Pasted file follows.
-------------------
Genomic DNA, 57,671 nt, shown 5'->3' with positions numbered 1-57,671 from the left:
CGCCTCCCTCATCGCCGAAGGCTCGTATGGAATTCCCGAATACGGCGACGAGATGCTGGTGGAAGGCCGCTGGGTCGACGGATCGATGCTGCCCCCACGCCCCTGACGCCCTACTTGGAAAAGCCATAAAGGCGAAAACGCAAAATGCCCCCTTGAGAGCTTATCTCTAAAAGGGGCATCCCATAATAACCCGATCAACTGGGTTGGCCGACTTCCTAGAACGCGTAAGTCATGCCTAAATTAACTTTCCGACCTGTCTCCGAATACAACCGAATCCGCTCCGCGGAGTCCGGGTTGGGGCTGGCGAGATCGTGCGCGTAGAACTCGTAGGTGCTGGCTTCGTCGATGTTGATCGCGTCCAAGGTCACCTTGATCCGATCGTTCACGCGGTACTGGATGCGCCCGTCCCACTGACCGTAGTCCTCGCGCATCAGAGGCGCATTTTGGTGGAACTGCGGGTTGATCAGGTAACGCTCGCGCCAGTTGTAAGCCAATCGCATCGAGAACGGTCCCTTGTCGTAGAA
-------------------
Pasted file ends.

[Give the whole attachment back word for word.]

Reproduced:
Genomic DNA, 57,671 nt, shown 5'->3' with positions numbered 1-57,671 from the left:
CGCCTCCCTCATCGCCGAAGGCTCGTATGGAATTCCCGAATACGGCGACGAGATGCTGGTGGAAGGCCGCTGGGTCGACGGATCGATGCTGCCCCCACGCCCCTGACGCCCTACTTGGAAAAGCCATAAAGGCGAAAACGCAAAATGCCCCCTTGAGAGCTTATCTCTAAAAGGGGCATCCCATAATAACCCGATCAACTGGGTTGGCCGACTTCCTAGAACGCGTAAGTCATGCCTAAATTAACTTTCCGACCTGTCTCCGAATACAACCGAATCCGCTCCGCGGAGTCCGGGTTGGGGCTGGCGAGATCGTGCGCGTAGAACTCGTAGGTGCTGGCTTCGTCGATGTTGATCGCGTCCAAGGTCACCTTGATCCGATCGTTCACGCGGTACTGGATGCGCCCGTCCCACTGACCGTAGTCCTCGCGCATCAGAGGCGCATTTTGGTGGAACTGCGGGTTGATCAGGTAACGCTCGCGCCAGTTGTAAGCCAATCGCATCGAGAACGGTCCCTTGTCGTAGAA